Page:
In March 1978, my grandmother was diagnosed with advanced stages of colon cancer. I didn’t know what that meant, except I knew that it was very bad news, and I recall desperately praying every night that she would get better. It was the first time I had seen my parents upset, and I knew from their whispers and the fragments of the phone calls I overheard that my grandmother was seriously ill. I was scared. She always was so active and healthy, so, I couldn’t imagine her being ill at all. It seemed impossible, but unfortunately, it was all too possible and very real. My mom was gone a lot during those months to be with her mother and to support her father, and it was a very difficult time for my entire family. We were so worried about our grandmother, and we really missed our own mom. On that June day, my mom was supposed to fly back home, so, my sisters and I busied ourselves cleaning the house and preparing for her return. So, when my dad came in the back door without our mom and broke down in tears, as he said, “Gramma died”, we were stunned. Almost as soon as he got the words out of his mouth, I took off upstairs to the safe sanctuary of my pink bedroom and my security blanket, where I remained until my dad came to comfort me and to help me pack for the funeral.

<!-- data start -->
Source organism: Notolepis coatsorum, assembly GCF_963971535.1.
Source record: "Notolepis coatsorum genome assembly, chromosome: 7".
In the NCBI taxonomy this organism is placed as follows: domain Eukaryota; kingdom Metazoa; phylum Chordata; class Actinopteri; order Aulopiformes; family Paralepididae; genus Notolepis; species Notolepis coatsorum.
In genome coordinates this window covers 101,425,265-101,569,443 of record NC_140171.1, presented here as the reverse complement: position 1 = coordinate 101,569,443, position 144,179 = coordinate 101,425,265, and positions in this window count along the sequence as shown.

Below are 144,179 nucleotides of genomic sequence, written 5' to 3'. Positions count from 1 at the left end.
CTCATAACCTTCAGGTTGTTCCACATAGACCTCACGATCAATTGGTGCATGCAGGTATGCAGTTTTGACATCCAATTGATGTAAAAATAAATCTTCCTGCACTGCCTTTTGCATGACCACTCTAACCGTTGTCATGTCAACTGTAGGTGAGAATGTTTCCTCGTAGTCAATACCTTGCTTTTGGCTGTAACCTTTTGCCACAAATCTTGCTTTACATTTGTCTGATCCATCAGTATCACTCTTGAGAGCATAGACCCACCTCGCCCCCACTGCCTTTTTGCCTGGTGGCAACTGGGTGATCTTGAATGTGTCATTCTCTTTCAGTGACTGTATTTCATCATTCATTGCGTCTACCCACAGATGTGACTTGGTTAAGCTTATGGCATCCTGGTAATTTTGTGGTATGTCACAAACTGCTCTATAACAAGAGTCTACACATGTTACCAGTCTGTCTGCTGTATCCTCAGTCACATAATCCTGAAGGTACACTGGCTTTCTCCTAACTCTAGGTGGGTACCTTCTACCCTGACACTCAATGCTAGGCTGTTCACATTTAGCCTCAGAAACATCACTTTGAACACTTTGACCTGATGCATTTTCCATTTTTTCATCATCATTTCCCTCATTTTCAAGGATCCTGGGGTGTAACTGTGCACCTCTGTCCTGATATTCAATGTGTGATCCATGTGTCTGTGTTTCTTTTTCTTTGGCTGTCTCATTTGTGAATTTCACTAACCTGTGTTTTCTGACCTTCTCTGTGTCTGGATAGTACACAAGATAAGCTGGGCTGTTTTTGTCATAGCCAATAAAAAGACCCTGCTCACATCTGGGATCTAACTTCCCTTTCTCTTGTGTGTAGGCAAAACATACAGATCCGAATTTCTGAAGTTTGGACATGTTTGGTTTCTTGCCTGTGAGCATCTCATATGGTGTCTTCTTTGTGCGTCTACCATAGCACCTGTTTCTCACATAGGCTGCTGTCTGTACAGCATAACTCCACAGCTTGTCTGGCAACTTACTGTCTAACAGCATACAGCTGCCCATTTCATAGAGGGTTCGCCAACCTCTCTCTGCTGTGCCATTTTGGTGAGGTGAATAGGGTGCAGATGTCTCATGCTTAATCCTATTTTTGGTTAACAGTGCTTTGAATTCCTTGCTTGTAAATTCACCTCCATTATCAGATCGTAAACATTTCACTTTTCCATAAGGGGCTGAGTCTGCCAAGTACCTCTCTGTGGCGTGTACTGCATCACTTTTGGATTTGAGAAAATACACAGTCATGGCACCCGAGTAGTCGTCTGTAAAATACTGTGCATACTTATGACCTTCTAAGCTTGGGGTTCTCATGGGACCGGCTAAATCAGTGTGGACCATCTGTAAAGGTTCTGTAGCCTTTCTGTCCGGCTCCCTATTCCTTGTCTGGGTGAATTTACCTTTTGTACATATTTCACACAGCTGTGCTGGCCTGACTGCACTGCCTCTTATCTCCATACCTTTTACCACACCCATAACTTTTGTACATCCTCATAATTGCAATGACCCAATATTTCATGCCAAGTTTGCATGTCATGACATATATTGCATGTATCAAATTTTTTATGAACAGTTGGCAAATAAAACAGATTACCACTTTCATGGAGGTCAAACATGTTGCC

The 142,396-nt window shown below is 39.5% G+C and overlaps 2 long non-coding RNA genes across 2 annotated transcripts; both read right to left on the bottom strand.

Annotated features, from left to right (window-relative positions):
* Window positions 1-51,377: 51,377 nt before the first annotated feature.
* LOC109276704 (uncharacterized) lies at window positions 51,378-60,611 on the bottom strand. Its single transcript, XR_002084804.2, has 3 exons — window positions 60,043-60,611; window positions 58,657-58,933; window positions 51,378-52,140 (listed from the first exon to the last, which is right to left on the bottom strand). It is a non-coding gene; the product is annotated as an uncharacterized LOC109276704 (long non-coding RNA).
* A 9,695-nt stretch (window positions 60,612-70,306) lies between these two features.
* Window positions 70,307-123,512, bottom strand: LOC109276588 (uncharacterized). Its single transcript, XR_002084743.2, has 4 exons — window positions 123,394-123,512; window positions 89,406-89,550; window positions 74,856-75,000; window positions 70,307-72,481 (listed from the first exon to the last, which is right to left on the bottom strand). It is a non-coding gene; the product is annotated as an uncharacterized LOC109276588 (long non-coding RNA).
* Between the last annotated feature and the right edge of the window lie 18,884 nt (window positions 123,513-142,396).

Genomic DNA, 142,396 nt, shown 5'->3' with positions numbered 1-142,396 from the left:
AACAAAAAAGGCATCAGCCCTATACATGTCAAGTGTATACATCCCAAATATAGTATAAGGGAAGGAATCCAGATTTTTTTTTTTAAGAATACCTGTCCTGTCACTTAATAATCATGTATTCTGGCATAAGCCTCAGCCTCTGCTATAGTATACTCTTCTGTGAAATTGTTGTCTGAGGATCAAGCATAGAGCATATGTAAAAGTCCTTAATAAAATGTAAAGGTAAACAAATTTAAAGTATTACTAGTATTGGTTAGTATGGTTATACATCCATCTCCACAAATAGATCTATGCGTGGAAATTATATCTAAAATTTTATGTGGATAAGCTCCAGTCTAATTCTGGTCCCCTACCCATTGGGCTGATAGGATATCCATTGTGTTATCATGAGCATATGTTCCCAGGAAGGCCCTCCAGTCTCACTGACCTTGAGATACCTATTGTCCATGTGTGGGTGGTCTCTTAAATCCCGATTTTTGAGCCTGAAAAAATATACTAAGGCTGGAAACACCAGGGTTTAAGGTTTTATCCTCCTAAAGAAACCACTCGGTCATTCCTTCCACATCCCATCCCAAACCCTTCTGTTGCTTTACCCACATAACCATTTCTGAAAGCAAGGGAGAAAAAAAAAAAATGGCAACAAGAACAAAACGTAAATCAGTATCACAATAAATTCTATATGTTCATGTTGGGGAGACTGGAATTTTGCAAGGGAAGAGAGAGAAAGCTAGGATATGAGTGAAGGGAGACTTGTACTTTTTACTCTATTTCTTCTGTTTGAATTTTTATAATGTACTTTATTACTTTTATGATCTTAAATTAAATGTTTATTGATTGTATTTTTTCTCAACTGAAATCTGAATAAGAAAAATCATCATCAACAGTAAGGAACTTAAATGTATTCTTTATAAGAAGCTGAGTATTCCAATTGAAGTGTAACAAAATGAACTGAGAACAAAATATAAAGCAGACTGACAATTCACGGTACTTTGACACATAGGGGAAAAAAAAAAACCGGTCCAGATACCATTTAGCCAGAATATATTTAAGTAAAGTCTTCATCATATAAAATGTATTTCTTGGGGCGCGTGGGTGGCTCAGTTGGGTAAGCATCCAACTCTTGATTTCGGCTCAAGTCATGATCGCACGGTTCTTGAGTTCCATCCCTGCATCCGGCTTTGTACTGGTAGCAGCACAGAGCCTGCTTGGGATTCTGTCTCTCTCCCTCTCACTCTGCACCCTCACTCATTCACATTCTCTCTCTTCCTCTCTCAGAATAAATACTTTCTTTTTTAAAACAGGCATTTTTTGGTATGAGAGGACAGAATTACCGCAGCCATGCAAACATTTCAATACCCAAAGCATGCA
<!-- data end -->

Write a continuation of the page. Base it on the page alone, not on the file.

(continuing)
That trip to Minnesota was void of the excitement we always had felt on previous trips, and every trip thereafter was never the same without Gramma there. I recall walking into her home, which was brimming with family members and overflowing with food, and even though everything looked the same, everything felt completely different. I knew Gramma was not there, yet I still found myself scanning every face looking for hers. The last time I had seen her was that previous Thanksgiving, and the next time I saw her was at the funeral home. The larger than life woman I loved and adored was a shell of her former self, as the cancer had ravaged her once strong and fit body, leaving it thin, frail, and pale. We all mourned what the cancer had taken away from us, but it could not ever take away our memories and profound love for this amazing woman who still is missed greatly, especially on her special day. Naming my oldest daughter after her was only fitting, and it brings me to the other incredible person for whom this day has great significance.